This is a good moment to revisit the quote that opened this chapter, from legendary statistician George Box. His full quote has gotten a bit mangled over the years, to the point that most people know it more simply as:

All models are wrong; some models are useful.

For instance, it’s obvious that our linear model here is wrong for the great majority of countries - the richest countries in our dataset ought to be living well into their 130s, according to the line. However, it is useful to an extent - it shows us that our variables are positively correlated, and gives us an idea of how to move forward. It is not so useful, however, that we should spend too much time picking values out from along the line.

Of course, it would be much easier for us to just calculate the number from a formula, rather than finding the point on the graph! To see the actual model formula, we can use the `lm()`

function. This function creates a linear model and requires two main arguments:

- A formula, of the format Y ~ X (Where Y is your response variable, X your predictor variables, and you read the “~” as “as a function of”)
- A dataset

The usage looks like this:

`lm(lifeExp ~ gdpPercap, data = gapminder_unfiltered)`

```
##
## Call:
## lm(formula = lifeExp ~ gdpPercap, data = gapminder_unfiltered)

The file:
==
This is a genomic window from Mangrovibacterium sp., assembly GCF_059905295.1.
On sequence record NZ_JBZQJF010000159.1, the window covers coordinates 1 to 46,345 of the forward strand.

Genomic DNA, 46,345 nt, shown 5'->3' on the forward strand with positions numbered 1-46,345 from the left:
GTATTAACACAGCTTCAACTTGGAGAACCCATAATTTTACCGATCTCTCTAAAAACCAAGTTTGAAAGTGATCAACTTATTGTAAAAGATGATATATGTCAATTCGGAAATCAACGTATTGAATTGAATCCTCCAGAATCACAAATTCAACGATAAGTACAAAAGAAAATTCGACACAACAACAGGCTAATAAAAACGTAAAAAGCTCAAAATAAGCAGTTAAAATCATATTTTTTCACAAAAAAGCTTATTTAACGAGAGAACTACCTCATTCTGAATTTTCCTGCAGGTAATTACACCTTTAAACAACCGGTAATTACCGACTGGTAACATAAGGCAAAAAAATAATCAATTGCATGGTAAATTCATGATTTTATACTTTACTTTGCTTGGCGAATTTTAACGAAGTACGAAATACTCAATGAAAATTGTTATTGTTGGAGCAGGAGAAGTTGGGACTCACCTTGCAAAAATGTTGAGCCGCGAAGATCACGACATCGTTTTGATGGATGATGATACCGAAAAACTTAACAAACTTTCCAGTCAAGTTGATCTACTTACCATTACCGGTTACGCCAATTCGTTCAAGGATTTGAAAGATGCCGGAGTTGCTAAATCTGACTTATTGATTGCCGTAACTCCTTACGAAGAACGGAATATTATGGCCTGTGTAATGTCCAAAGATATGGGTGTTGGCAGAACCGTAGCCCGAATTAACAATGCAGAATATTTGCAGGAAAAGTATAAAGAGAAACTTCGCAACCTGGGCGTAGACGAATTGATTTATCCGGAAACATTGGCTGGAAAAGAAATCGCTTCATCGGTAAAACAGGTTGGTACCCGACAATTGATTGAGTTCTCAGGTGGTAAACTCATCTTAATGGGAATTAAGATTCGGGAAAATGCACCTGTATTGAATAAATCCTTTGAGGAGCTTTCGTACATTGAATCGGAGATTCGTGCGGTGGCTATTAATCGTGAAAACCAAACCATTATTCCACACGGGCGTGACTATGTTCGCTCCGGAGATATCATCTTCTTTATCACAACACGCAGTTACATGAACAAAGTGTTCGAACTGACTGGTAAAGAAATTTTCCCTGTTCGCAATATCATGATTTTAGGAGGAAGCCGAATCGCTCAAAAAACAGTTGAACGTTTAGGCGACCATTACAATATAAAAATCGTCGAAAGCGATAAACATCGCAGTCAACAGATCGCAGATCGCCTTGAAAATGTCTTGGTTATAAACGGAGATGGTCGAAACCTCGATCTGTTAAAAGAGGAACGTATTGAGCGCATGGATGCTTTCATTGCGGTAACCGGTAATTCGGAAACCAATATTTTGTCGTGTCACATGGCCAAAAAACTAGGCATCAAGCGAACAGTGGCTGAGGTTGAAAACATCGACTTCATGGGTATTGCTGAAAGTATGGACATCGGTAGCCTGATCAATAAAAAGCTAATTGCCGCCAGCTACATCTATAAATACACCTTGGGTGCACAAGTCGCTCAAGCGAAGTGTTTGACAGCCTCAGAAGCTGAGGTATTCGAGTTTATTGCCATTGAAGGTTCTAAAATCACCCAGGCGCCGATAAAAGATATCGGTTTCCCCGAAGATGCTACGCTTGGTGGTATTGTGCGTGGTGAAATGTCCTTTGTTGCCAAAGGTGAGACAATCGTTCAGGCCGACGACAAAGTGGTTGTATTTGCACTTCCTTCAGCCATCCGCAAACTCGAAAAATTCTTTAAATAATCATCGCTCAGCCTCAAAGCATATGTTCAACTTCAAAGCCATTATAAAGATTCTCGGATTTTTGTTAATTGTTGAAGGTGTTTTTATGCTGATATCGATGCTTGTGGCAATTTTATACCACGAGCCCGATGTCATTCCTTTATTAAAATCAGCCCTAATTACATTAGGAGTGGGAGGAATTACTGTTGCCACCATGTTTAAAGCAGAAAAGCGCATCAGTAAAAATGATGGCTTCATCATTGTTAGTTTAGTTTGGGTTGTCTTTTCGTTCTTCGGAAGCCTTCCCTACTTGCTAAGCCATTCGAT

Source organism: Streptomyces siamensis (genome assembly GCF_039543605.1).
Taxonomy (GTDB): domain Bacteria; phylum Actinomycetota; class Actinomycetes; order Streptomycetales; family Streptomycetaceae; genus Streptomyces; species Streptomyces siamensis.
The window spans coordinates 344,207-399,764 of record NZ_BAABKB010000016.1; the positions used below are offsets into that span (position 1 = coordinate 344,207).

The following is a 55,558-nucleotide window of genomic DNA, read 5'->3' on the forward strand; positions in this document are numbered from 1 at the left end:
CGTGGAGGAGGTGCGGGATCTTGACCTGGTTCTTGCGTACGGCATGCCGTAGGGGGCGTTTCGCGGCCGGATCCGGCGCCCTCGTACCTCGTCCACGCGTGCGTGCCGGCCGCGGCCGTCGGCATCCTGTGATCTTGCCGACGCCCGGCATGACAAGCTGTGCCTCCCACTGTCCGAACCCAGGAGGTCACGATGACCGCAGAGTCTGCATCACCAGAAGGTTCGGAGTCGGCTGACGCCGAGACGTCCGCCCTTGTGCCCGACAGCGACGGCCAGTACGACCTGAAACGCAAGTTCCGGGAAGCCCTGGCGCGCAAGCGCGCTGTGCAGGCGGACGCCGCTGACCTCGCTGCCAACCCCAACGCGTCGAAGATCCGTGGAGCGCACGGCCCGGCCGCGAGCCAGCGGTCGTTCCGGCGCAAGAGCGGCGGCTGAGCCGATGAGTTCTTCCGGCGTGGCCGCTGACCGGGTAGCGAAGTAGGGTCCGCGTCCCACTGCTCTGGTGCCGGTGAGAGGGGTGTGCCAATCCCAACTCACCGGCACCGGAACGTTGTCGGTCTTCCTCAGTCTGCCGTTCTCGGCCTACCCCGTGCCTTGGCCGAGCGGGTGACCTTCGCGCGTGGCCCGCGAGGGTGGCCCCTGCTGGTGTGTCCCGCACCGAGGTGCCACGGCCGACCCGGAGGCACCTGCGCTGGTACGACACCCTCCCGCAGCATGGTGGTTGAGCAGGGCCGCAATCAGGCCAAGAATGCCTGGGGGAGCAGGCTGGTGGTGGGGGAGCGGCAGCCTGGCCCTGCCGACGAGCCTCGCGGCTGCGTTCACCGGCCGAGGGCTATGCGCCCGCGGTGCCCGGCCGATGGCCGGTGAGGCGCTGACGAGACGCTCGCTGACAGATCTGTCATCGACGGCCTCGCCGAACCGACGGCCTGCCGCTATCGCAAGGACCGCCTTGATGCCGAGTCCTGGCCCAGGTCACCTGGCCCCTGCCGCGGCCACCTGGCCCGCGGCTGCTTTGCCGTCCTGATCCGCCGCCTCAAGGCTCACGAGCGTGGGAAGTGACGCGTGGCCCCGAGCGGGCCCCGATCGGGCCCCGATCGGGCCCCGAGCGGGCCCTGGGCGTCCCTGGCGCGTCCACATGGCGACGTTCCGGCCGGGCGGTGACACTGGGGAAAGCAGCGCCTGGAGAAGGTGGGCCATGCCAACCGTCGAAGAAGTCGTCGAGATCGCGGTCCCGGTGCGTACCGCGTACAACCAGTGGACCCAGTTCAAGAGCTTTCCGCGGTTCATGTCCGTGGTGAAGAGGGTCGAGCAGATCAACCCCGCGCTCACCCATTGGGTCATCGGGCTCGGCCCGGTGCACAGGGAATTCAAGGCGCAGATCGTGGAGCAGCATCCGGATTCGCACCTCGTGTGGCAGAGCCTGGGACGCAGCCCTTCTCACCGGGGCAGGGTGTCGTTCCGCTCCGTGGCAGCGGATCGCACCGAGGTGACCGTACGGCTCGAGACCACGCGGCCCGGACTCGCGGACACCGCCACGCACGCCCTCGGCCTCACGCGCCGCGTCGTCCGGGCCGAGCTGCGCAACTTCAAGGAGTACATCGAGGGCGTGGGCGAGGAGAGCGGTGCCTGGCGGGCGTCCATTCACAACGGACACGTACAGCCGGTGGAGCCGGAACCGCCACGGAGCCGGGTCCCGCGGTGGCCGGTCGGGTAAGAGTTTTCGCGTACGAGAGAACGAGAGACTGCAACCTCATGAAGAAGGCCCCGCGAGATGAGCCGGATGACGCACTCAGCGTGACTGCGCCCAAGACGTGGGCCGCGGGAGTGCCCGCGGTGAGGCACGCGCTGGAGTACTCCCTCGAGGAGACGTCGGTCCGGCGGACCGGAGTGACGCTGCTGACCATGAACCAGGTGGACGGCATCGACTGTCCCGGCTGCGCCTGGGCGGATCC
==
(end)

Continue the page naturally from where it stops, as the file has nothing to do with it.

##
## Coefficients:
## (Intercept) gdpPercap
## 5.782e+01 6.562e-04
```

So what we can tell here is that for every 1 increase in GDP, we can expect to see a 0.0006562 year increase in life expectancy. That’s not particularly large - but then, a single dollar increase of GDP isn’t very much, either! To understand our model better, we can call the `summary()`

function on the model:

`summary(lm(lifeExp ~ gdpPercap, data = gapminder_unfiltered))`

```
##
## Call:
## lm(formula = lifeExp ~ gdpPercap, data = gapminder_unfiltered)
##
## Residuals:
## Min 1Q Median 3Q Max
## -74.282 -3.902 3.282 6.161 16.003
##
## Coefficients:
## Estimate Std. Error t value Pr(>|t|)
## (Intercept) 5.782e+01 2.232e-01 258.97 <2e-16 ***
## gdpPercap 6.563e-04 1.392e-05 47.14 <2e-16 ***
## ---
## Signif. codes: 0 '***' 0.001 '**' 0.01 '*' 0.05 '.' 0.1 ' ' 1
##
## Residual standard error: 9.108 on 3311 degrees of freedom